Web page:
You do bring up an interesting point. Seeing as how we are aging along with the bands, time comes and goes so quickly that it's hard to draw the line when they become 'old', because that means we are as well. This thought has been creeping up on me as I notice more and more of the records that defined my taste have his their twentieth anniversaries. It's hard not to call them old bands, in that case, even if I'm not ready to throw myself into that category. I'll use the easy way out, and say that any band older than my conscious memory qualifies as old. There are precious few of them that are still making worthwhile music. And few from the generation you're referring to either. There comes a certain point where you've heard enough from them that you have to be a hardcore fan to continue wanting to hear more of the same. Myself, I can't imagine many bands I would feel that way about.

No, there will never be a massive band again. Even in the world of pop, we see that the big stars are smaller than they used to be (aside from Adele - and no, that was not a weight joke). It used to be that even if you didn't pay close attention to the charts, you would hear the big hits in enough places that you would at least be casually familiar with them. That will never happen with The Chainsmokers or Rae Sremmurd (The latter being proof metal is not the only place for rampant stupidity. They give the orifice/fluid bands a run for their money. Ear drummers spelled backwards.... ugh). It goddamn better not. The downside to fracturing isn't just that no band can ever become cross-genre huge again, it's that there is a pressing urge to stick within the confines, which will only serve to make each genre increasingly stale. Sadly, other than Foo Fighters, the last band to reach the level of success you're talking about probably would be Oasis. Think about that...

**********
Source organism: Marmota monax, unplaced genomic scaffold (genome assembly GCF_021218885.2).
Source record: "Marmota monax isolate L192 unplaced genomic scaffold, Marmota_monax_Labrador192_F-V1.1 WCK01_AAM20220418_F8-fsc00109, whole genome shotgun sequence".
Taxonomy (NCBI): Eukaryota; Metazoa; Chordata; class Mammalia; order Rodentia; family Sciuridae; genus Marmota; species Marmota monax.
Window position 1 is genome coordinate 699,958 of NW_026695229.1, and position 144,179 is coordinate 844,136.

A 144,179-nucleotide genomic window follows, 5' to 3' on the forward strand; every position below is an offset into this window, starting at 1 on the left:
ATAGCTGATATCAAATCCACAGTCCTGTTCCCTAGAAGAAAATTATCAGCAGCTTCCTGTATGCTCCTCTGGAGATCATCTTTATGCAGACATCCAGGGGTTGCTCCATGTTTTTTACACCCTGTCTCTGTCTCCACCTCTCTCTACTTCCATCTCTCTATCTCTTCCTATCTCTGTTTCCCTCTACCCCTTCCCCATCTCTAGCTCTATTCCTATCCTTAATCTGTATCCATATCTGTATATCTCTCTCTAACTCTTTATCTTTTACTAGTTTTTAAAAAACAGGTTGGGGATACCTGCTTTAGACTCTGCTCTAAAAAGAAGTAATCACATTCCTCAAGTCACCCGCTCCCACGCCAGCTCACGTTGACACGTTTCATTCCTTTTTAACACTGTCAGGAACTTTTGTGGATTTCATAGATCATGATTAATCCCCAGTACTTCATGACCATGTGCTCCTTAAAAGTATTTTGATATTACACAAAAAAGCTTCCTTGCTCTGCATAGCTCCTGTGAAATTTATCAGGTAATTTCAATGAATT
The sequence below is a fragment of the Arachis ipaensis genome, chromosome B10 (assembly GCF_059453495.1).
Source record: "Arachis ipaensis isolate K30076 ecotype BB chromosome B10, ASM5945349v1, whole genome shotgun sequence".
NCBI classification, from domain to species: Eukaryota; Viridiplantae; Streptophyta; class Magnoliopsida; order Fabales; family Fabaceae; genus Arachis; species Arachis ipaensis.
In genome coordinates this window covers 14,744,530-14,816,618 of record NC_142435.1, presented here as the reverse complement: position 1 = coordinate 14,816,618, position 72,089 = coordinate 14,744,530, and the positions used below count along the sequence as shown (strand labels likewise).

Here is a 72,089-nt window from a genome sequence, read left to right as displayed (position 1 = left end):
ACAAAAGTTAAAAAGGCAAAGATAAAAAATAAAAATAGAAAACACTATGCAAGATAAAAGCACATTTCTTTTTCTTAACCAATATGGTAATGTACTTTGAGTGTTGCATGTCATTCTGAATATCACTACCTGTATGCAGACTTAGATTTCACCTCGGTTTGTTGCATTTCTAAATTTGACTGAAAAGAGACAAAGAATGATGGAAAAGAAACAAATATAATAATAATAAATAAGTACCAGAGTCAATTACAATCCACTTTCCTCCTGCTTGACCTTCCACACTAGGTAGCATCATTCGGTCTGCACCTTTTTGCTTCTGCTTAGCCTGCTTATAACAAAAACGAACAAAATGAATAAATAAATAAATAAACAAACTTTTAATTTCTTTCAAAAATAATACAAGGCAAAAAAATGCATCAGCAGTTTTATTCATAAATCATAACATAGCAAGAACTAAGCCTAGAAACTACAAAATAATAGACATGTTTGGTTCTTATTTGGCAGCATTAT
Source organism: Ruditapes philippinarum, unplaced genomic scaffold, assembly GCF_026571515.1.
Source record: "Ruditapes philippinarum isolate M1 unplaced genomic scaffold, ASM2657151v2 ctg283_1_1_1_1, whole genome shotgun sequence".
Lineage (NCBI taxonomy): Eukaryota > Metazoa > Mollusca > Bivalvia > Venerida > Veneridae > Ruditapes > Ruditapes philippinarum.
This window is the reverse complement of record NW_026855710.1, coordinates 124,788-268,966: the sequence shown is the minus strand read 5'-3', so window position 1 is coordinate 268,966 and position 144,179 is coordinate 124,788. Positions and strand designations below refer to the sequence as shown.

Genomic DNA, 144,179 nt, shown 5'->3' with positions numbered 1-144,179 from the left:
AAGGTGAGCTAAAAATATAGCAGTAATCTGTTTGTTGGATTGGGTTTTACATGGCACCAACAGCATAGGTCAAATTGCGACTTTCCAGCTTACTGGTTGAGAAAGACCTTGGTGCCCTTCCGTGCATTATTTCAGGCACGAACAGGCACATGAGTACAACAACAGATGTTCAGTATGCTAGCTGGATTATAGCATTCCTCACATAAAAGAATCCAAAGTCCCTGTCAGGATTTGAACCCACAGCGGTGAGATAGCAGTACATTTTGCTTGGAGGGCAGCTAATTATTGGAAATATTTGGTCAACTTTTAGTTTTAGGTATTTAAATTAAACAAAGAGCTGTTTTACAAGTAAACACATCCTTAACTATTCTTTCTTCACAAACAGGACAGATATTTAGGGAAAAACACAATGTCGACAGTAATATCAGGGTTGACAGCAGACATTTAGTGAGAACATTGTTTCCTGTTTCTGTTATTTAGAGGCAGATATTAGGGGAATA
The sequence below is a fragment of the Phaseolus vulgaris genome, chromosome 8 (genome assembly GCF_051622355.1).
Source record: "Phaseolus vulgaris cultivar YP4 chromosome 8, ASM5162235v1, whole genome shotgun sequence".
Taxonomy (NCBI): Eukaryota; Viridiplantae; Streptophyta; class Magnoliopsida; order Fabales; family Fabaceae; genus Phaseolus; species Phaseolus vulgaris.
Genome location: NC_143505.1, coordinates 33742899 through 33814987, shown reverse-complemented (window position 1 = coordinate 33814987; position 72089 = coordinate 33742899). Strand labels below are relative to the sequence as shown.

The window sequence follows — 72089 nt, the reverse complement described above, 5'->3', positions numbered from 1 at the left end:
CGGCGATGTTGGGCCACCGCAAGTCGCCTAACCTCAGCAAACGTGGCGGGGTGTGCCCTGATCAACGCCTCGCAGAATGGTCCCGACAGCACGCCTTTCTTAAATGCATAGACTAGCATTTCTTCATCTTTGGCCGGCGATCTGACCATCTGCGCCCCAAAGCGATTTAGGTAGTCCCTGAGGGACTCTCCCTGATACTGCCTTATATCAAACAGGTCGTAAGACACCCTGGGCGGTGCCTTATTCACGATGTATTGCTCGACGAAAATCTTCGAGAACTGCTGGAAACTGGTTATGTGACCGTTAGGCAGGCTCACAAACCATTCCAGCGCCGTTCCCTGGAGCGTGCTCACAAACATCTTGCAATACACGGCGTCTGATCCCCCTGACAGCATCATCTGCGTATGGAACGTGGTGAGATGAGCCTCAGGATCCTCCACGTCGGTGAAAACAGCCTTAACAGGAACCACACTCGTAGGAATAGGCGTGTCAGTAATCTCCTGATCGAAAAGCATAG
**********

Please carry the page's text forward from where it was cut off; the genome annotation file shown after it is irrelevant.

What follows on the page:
Before Metallica takes over, let me just argue your Beatles example. While I do agree that you can largely cover their territory in three records, I would choose different ones. You can take any of their early records, but then I think you need "Rubber Soul", not just because it's my favorite, but because it exemplifies the shift when they became both drug users and experimental within their own context. Then I would cap it off with "Revolver", which is as diverse as "The White Album", but just a lot better. Point taken, however.